I recently received an e-mail from a reputable, online mom network with the title: “How To Control Your Children.” and I thought, GREAT, they are finally working on those Hello Kitty handcuffs I’ve been asking about. I know better than to take the well articulated bait, but, I just had to read what were sure to be magical techniques. Who are these parents and how did they discover the key to control? The intangible, mystical control that has so successfully eluded me since I first became a parent. Control, a skill which, even now, with years of parenting under my belt, I have still miserably failed at mastering. Scratch that, I have not even skimmed the surface. When I opened the e-mail, doves did not fly out of my computer screen and a man with a cape and black top-hat did not ask me to pick a card. ANY card. It was then that I realized that this whole e-mail and idea were a sham. As ridiculous as the Prince who needed access to my accounts in order to transfer his father’s millions to America. I thought what we had was special, sir! The e-mail was filled with tips from experts and parents about how to avoid meltdowns in grocery stores, at restaurants, at parties, movies, public restrooms, etc. Basically, how to avoid any child-like behavior in any setting. Ever. Helpful tips like: Consider packing an entire suitcase full of fantastic diversions! It may be easier if the suitcase has wheels or a separate case attendant. It’s especially helpful if the case can be a complete surprise! Consider having hired case attendant wheel the bag through the grocery store at safe, unnoticeable distance and then, jump out of case holding a puppy at the moment precisely before meltdown. Consider learning a few, new jokes to share during your shopping trip. Incorporate props, juggling and a tightrope! Bears are always a plus.
Who are these people and how can I be sure I never run into them as my 2 and 4 year old push each other into the yogurt case? How can I put this tactfully. Let’s see…this idea of control through constant entertainment is as ridiculous a concept as that of total, stable control.
As soon as you become a parent, you lose control of your life, your body, your wallet, your bowels. You lose control of your emotions as equal parts love and fear take over every firing synapse in your being. You lose your ability to exist in the same way you walked the earth just moments before your child was born, and you lose control of time – your understanding of time, your ability to fill space and time the same way and, with the same productivity. Subsequently, you spend your days trying to cram the chaos, fear, joy, pain, love and sheer clustery-fuckery of parenthood into the 24 hours you are given. Oh, and maybe to sleep. Maybe. To dream the impossible dream.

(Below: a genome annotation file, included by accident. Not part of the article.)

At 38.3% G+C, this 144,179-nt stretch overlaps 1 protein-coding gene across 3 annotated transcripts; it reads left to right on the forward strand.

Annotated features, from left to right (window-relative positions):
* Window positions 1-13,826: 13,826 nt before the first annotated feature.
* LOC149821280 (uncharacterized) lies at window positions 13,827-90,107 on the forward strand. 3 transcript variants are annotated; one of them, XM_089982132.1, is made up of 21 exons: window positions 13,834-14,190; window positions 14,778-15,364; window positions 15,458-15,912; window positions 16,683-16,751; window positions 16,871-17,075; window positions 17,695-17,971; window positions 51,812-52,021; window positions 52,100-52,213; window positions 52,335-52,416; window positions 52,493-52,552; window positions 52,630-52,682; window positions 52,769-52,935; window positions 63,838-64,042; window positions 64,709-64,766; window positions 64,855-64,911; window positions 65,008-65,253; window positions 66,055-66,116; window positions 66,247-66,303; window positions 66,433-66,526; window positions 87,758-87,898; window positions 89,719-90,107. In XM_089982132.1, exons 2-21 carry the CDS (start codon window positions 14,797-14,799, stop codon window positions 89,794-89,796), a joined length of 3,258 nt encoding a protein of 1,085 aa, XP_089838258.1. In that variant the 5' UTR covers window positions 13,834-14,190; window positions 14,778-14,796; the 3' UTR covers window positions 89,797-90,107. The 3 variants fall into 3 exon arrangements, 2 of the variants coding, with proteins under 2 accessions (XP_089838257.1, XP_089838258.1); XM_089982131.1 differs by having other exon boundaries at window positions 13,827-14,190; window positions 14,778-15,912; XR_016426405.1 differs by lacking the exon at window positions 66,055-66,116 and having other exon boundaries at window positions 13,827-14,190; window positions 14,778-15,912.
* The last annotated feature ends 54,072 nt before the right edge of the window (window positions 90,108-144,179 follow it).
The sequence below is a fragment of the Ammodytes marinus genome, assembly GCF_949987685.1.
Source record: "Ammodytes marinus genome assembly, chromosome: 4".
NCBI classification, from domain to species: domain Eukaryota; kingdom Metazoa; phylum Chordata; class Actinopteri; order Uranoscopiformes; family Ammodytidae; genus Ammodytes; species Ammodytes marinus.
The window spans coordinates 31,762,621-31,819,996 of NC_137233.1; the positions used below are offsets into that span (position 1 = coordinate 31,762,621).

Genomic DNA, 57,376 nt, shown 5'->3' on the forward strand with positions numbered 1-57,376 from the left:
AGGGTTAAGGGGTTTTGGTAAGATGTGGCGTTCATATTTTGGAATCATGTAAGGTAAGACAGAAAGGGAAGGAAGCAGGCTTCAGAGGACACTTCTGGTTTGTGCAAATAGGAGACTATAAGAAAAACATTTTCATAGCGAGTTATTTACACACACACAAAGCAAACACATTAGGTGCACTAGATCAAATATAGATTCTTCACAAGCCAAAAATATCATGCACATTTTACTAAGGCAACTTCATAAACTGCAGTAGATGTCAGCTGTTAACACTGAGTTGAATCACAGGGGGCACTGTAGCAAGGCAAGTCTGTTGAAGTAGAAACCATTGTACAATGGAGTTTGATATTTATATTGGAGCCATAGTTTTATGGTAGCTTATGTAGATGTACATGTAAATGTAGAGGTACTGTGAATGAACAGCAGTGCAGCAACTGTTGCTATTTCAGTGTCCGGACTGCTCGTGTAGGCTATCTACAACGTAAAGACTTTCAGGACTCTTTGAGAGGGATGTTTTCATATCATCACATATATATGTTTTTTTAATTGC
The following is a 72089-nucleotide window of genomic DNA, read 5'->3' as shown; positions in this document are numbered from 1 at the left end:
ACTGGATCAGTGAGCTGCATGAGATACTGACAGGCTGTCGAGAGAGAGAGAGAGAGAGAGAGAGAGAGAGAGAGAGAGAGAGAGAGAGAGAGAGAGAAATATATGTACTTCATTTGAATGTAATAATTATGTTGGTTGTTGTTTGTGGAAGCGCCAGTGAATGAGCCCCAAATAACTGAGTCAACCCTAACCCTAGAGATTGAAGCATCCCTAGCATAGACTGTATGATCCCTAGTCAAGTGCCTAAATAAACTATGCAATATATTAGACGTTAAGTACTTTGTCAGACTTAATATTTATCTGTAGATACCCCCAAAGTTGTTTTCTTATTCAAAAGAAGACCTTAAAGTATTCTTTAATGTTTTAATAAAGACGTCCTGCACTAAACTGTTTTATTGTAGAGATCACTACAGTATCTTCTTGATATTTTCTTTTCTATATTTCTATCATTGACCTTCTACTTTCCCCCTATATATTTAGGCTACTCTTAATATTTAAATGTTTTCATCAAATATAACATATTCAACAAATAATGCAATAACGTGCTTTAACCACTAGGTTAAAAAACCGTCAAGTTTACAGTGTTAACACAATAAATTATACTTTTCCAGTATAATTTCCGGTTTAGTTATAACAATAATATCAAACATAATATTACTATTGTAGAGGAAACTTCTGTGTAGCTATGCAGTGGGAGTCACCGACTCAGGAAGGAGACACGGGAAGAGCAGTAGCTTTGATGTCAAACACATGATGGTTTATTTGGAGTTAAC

Control amidst the perfect chaos of parenthood is a myth. The unicorn flying over the double rainbow with a four-leaf clover in its teeth.
I’m tired of receiving e-mails that say, “How to Avoid Meltdowns.”, “How To Control Your Children.”, “Do Your Children Love You? 10 Signs You Are Not Connecting Enough.” and, the ever vigilant “How to Drop Those Last 15 Pregnancy Pounds!”. The e-mails that are really saying, “You’re failing! Let us illustrate how much and how deeply!” *DING* (AOL VOICE) “You’ve Got FAIL!”
When I am at the store, I guess I could entertain my children by dressing as a clown, hitting myself in the face with a “Bakery FRESH!” pie followed by wildly shaking and then spraying flavored seltzer in my face, OR, I could grab my items as quickly as possible knowing that even with the free cookie from the Bakery (P.S. I love you, Bakery!), I have a firm 15 minutes before it gets real up in here. I could constantly entertain them with high kicks, origami, funny faces and political satire, OR, I could just talk with them as we run through the aisles. I acknowledge and let them know I understand that this is something that they don’t want to do, but, I am firm that it is something we need to do for our family.
It’s not about control. It’s about balance. Sometimes life is exciting. It’s parks, beaches, friends and s’mores. Sometimes life is real. It’s bathroom breaks, grocery stores and trips to the dentist. You will not always be entertained. Sometimes, you have to buy bread with a mom who is tired and doesn’t know any jokes. Such is life, kids. Sometimes, kids throw a fit because they are tired of you, the grocery store, the fake steering wheel on the cart that doesn’t honk or the laces on their shoes. Such is life, adults.
The only thing we can control is our reaction to a situation. Good, bad or indifferent. Control? Unless you are referring to the 1986 song by Janet Jackson, I’m sticking with chaos. Noisy, messy, lovely chaos.